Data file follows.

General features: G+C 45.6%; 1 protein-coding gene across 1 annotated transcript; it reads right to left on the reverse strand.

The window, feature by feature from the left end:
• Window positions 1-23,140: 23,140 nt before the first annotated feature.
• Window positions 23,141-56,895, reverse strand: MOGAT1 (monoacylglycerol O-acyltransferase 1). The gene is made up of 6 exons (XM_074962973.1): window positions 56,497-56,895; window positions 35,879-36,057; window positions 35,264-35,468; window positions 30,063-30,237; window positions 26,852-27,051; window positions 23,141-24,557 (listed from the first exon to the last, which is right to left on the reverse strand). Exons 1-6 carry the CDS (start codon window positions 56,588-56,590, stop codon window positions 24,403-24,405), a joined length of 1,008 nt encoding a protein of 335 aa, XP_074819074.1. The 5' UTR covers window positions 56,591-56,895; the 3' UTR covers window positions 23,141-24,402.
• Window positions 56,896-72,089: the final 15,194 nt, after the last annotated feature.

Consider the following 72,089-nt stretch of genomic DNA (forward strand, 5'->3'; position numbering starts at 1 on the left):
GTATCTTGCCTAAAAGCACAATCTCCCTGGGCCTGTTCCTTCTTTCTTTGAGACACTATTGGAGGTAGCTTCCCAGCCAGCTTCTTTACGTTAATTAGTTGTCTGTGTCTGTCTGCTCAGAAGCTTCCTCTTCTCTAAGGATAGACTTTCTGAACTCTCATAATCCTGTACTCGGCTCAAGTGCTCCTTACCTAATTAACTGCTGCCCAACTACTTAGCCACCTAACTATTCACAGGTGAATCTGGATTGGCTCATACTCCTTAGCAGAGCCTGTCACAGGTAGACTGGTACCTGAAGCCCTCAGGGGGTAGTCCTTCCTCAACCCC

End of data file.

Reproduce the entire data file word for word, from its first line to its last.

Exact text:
General features: G+C 45.6%; 1 protein-coding gene across 1 annotated transcript; it reads right to left on the reverse strand.

The window, feature by feature from the left end:
• Window positions 1-23,140: 23,140 nt before the first annotated feature.
• Window positions 23,141-56,895, reverse strand: MOGAT1 (monoacylglycerol O-acyltransferase 1). The gene is made up of 6 exons (XM_074962973.1): window positions 56,497-56,895; window positions 35,879-36,057; window positions 35,264-35,468; window positions 30,063-30,237; window positions 26,852-27,051; window positions 23,141-24,557 (listed from the first exon to the last, which is right to left on the reverse strand). Exons 1-6 carry the CDS (start codon window positions 56,588-56,590, stop codon window positions 24,403-24,405), a joined length of 1,008 nt encoding a protein of 335 aa, XP_074819074.1. The 5' UTR covers window positions 56,591-56,895; the 3' UTR covers window positions 23,141-24,402.
• Window positions 56,896-72,089: the final 15,194 nt, after the last annotated feature.

Consider the following 72,089-nt stretch of genomic DNA (forward strand, 5'->3'; position numbering starts at 1 on the left):
GTATCTTGCCTAAAAGCACAATCTCCCTGGGCCTGTTCCTTCTTTCTTTGAGACACTATTGGAGGTAGCTTCCCAGCCAGCTTCTTTACGTTAATTAGTTGTCTGTGTCTGTCTGCTCAGAAGCTTCCTCTTCTCTAAGGATAGACTTTCTGAACTCTCATAATCCTGTACTCGGCTCAAGTGCTCCTTACCTAATTAACTGCTGCCCAACTACTTAGCCACCTAACTATTCACAGGTGAATCTGGATTGGCTCATACTCCTTAGCAGAGCCTGTCACAGGTAGACTGGTACCTGAAGCCCTCAGGGGGTAGTCCTTCCTCAACCCC